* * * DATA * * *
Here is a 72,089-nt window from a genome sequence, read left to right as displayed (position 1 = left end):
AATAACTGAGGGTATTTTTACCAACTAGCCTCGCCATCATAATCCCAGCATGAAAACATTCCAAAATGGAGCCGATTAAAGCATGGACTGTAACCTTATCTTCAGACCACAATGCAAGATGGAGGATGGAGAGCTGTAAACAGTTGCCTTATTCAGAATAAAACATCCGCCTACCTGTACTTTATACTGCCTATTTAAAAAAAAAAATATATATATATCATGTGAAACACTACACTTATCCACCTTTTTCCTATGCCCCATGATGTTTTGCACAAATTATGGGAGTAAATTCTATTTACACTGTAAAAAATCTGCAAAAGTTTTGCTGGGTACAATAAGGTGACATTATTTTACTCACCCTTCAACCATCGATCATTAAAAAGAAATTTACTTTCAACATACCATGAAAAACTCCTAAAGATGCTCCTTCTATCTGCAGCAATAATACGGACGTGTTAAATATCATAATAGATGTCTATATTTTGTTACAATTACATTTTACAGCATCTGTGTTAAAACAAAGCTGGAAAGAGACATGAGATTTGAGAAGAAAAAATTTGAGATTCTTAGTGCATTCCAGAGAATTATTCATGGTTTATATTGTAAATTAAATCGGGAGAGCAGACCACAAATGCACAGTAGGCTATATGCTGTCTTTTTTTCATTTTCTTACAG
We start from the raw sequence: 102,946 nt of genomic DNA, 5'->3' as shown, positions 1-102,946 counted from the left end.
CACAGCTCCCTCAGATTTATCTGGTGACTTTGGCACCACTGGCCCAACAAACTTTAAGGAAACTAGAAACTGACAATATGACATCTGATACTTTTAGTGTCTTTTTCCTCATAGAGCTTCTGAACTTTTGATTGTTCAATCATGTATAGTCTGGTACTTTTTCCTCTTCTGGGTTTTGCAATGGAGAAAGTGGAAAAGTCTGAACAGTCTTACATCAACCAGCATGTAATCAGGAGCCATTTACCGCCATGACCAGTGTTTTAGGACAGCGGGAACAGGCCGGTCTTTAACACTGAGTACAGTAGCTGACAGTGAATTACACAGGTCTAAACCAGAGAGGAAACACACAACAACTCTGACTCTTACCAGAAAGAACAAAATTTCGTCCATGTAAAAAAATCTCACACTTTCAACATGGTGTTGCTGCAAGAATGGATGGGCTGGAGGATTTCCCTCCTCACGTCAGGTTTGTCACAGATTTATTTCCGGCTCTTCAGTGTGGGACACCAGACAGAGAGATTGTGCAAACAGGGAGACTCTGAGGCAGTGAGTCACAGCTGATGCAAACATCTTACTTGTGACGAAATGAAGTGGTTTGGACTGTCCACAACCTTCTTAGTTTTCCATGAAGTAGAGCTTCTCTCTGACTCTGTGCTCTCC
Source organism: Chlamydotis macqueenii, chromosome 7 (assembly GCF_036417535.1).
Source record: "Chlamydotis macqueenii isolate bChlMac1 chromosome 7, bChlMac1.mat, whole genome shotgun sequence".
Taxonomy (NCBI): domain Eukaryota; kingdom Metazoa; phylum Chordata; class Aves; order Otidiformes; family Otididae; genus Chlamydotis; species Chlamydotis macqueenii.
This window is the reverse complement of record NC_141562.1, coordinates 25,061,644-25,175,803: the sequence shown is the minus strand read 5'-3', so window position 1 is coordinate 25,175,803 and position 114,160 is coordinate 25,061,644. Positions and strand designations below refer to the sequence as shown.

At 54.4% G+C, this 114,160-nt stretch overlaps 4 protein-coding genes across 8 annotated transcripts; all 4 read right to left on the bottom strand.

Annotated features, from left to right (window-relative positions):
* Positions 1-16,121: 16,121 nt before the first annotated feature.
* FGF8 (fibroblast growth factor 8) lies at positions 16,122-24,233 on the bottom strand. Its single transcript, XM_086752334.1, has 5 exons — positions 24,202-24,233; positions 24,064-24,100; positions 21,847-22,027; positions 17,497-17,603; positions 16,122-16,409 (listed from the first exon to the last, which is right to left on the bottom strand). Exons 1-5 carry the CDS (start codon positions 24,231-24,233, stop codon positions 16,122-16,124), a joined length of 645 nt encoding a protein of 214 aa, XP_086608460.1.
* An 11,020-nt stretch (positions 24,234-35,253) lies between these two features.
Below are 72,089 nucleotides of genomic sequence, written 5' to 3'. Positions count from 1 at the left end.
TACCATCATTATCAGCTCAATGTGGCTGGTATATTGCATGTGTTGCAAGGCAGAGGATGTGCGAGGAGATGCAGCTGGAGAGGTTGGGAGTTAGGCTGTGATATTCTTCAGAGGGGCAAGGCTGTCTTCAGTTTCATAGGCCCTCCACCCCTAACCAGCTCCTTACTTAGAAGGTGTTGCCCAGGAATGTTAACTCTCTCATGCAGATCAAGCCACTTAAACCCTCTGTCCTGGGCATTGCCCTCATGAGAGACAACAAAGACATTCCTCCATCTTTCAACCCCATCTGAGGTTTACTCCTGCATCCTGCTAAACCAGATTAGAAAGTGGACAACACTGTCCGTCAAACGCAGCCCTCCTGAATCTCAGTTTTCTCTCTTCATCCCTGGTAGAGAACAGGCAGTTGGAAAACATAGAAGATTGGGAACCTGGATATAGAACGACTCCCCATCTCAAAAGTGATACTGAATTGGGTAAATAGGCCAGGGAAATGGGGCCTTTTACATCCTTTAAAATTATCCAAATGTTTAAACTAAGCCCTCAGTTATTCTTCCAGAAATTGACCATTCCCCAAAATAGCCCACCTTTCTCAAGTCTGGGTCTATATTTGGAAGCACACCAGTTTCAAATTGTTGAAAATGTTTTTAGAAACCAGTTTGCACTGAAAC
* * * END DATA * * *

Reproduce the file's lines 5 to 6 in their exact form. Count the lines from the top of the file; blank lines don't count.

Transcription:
Source organism: Chlamydotis macqueenii, chromosome 7 (assembly GCF_036417535.1).
Source record: "Chlamydotis macqueenii isolate bChlMac1 chromosome 7, bChlMac1.mat, whole genome shotgun sequence".